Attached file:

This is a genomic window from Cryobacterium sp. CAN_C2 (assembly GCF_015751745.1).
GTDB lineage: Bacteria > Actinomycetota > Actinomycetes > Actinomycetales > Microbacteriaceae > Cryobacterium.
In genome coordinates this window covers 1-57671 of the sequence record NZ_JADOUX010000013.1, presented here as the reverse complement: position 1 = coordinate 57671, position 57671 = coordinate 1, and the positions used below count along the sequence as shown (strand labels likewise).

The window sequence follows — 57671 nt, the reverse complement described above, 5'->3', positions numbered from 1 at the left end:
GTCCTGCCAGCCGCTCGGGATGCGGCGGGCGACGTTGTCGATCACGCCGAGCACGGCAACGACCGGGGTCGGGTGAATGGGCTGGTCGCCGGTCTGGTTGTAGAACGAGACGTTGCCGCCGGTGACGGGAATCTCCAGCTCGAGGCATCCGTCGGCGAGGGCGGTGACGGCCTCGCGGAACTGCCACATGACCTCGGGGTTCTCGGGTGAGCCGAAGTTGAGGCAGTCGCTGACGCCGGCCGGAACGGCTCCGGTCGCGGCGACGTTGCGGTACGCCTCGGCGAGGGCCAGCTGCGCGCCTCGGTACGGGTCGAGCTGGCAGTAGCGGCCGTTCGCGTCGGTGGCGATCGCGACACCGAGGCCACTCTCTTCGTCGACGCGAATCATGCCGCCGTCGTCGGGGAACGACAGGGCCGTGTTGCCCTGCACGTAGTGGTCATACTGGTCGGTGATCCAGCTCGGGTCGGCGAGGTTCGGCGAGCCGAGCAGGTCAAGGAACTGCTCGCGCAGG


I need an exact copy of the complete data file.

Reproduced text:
This is a genomic window from Cryobacterium sp. CAN_C2 (assembly GCF_015751745.1).
GTDB lineage: Bacteria > Actinomycetota > Actinomycetes > Actinomycetales > Microbacteriaceae > Cryobacterium.
In genome coordinates this window covers 1-57671 of the sequence record NZ_JADOUX010000013.1, presented here as the reverse complement: position 1 = coordinate 57671, position 57671 = coordinate 1, and the positions used below count along the sequence as shown (strand labels likewise).

The window sequence follows — 57671 nt, the reverse complement described above, 5'->3', positions numbered from 1 at the left end:
GTCCTGCCAGCCGCTCGGGATGCGGCGGGCGACGTTGTCGATCACGCCGAGCACGGCAACGACCGGGGTCGGGTGAATGGGCTGGTCGCCGGTCTGGTTGTAGAACGAGACGTTGCCGCCGGTGACGGGAATCTCCAGCTCGAGGCATCCGTCGGCGAGGGCGGTGACGGCCTCGCGGAACTGCCACATGACCTCGGGGTTCTCGGGTGAGCCGAAGTTGAGGCAGTCGCTGACGCCGGCCGGAACGGCTCCGGTCGCGGCGACGTTGCGGTACGCCTCGGCGAGGGCCAGCTGCGCGCCTCGGTACGGGTCGAGCTGGCAGTAGCGGCCGTTCGCGTCGGTGGCGATCGCGACACCGAGGCCACTCTCTTCGTCGACGCGAATCATGCCGCCGTCGTCGGGGAACGACAGGGCCGTGTTGCCCTGCACGTAGTGGTCATACTGGTCGGTGATCCAGCTCGGGTCGGCGAGGTTCGGCGAGCCGAGCAGGTCAAGGAACTGCTCGCGCAGG